A Philadelphia woman killed by a cougar this weekend at a suburban Portland, Ore., animal sanctuary had expressed concerns about safety measures at the facility, her mother said Monday.
Renee Radziwon, who grew up in Fairless Hills, Bucks County, Pa. before moving to Portland, was killed Saturday while cleaning a cougar enclosure at WildCat Haven in Sherwood. The 36-year-old wife and new mother had worked as an animal care technician and head keeper at the sanctuary for the past eight years.
"There was no one there to help her. There was no one at that sanctuary. They left her completely alone," her mother, Carol Radziwon, told The Associated Press by phone from Pennsylvania.
The sanctuary did not return multiple calls for comment Monday. However, the facility said in an earlier statement that it appeared Renee Radziwon had broken its protocol by being alone in the enclosure.
Also Monday, the Clackamas County sheriff's office said it finished looking into the attack and concluded there was no crime to be investigated, spokesman Sgt. Robert Wurpes said.
According to the agency's report, WildCat Haven owner Michael Tuller discovered Renee Radziwon bloodied and lying on her back inside the enclosure at about 7 p.m. Saturday. Tuller pulled her by her boots into a secure entrance before calling 911.
Tuller told authorities that Radziwon was alone at the facility because he and his wife — the sanctuary's executive director, Cheryl Tuller — were at another property in Scotts Mills, where they plan to eventually move the sanctuary, the report said.
Responding officers found one cougar walking freely inside a main enclosure with a small amount of blood above its nose, and a second cougar in a 15-by-15 cage.
Autopsy results released Monday showed Renee Radziwon died at the scene of multiple bite wounds concentrated on her head and neck.
The sheriff's office said two cougars were inside the enclosure, but investigators were working on the theory that just one attacked the woman.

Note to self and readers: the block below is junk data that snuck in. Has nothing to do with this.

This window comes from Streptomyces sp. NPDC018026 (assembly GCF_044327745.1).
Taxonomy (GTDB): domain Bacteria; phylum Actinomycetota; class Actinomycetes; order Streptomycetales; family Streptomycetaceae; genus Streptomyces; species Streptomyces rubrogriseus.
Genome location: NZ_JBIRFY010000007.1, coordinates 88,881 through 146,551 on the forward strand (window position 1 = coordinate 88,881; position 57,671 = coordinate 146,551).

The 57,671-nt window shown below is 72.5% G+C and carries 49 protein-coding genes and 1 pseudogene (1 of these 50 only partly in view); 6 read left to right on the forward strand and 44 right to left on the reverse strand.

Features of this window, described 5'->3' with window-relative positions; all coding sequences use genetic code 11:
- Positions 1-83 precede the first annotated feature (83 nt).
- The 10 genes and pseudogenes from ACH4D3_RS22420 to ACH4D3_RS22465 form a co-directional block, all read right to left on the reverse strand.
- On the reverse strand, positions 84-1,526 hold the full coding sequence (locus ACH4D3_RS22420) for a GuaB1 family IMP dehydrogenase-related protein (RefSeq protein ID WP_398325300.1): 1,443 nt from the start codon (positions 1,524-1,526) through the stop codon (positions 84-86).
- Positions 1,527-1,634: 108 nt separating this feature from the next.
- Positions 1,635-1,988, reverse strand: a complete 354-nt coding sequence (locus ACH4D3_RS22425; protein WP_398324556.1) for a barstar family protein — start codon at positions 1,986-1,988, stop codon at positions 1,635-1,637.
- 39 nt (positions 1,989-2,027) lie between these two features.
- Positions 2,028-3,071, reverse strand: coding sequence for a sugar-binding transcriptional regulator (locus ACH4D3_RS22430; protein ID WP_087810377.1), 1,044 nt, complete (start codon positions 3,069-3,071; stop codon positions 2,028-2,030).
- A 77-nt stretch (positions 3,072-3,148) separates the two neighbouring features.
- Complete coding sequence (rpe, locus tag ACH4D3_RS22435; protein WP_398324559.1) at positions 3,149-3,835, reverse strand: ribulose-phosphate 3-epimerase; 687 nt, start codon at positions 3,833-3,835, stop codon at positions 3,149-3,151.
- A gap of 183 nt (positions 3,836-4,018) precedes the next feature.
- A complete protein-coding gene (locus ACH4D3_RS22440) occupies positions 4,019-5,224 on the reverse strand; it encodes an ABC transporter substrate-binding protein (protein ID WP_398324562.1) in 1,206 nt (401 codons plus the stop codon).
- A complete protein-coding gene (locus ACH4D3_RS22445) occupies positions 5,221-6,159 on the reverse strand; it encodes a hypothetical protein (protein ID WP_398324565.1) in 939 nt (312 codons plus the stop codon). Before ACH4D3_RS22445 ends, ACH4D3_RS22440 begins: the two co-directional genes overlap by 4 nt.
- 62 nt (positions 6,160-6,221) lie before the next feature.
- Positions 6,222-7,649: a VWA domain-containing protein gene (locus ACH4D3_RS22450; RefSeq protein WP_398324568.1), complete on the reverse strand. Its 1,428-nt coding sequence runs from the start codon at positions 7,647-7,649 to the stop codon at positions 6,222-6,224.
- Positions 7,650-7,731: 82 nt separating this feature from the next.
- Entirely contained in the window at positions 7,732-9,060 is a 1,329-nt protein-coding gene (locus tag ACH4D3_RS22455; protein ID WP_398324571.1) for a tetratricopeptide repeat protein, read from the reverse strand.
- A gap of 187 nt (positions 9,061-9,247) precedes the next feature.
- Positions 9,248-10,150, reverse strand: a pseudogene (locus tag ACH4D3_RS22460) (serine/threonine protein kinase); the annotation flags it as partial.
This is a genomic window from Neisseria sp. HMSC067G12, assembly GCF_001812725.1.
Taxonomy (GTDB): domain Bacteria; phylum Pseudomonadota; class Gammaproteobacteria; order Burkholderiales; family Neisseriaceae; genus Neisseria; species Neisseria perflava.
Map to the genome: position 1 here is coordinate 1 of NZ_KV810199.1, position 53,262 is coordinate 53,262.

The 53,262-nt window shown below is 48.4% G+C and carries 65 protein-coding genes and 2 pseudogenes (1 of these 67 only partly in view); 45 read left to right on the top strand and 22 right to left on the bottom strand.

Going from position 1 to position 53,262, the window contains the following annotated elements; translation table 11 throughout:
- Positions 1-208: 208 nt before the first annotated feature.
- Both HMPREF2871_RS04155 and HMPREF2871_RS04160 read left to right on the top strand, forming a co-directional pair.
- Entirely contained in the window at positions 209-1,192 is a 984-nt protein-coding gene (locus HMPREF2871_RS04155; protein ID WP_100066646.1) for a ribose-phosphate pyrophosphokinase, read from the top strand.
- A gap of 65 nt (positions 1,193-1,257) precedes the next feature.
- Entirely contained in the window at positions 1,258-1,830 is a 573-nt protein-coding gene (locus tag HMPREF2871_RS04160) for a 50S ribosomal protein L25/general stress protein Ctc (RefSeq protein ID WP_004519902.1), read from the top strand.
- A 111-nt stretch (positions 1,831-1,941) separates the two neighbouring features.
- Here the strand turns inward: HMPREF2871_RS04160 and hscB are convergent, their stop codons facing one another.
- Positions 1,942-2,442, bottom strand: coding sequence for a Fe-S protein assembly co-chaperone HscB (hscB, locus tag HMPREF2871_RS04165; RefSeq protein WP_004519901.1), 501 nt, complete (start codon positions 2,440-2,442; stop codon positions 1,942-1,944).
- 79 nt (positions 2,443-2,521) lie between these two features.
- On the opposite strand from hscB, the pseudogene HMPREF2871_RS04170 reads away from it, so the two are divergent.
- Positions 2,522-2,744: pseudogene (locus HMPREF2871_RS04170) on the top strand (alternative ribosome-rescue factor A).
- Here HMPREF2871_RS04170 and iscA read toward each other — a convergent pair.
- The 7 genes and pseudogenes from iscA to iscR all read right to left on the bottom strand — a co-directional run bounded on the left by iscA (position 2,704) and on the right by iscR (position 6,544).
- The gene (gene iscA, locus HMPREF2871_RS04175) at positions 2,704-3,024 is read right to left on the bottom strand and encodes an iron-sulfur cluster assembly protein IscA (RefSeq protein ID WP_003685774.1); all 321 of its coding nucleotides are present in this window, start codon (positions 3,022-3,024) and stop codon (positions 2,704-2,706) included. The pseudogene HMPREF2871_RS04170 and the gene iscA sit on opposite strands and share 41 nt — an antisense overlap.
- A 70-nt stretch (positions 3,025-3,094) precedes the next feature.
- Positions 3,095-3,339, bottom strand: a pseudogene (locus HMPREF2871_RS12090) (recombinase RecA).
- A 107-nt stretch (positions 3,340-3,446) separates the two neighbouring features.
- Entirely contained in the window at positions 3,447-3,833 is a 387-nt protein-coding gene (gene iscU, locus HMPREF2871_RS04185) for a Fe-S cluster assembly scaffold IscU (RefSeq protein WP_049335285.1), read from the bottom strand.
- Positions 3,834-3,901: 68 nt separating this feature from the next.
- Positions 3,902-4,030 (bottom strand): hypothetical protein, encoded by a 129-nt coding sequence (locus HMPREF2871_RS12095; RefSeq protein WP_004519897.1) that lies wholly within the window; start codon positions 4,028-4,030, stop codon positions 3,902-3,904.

"Unfortunately it seems like a pretty cut-and-dried event," Wurpes said. "She was in the enclosure, and the cat attacked her."
The sanctuary said in a statement Sunday that while its protocol calls for two qualified workers inside an enclosure containing animals, Renee Radziwon was alone with two cats. The facility's handbook specifies that a staff member can enter an enclosure to clean or make repairs only after the animals are locked out of it.
Carol Radziwon said her daughter was very careful around the animals and would not break any safety rules, because she had written some of them herself when she started working at WildCat Haven.
Melanie Mesaros, spokeswoman for Oregon OSHA, said the agency will be investigating the incident, including looking at training, safety protocols, evidence at the scene and interviews with workers and potential witnesses.
WildCat Haven is a nonprofit that rescues wild animals such as cougars, bobcats, tigers, and other wild cats. Cougars are the size of large dogs and are native to the American West.
The sanctuary is 17 miles south of Portland, in a secluded, wooded area. The Tullers opened it in 2001 and still run it. Its website says the facility houses more than 60 cats. Renee Radziwon was the only staff member listed on the site.
WildCat Haven has an exhibitor's license, the USDA said. It is closed to the public but can conduct tours for donors.
The USDA is looking into the incident to determine whether any noncompliance with the Animal Welfare Act contributed to the attack, spokeswoman Tanya Espinosa said.
Two routine inspections conducted by the federal agency at the sanctuary in 2011 and 2012 showed no violations, according to USDA records.
Renee Radziwon, who originally was from Philadelphia, leaves behind a husband and 5-month old daughter. Her husband, Aaron Chapman, set up an online donation page for the infant.
"Renee was a devoted wife, mother and advocate for animals," Aaron Chapman wrote on the page. Her "life was taken so suddenly and tragically while doing the very thing that she cared so much about, tending to and caring for wild cats."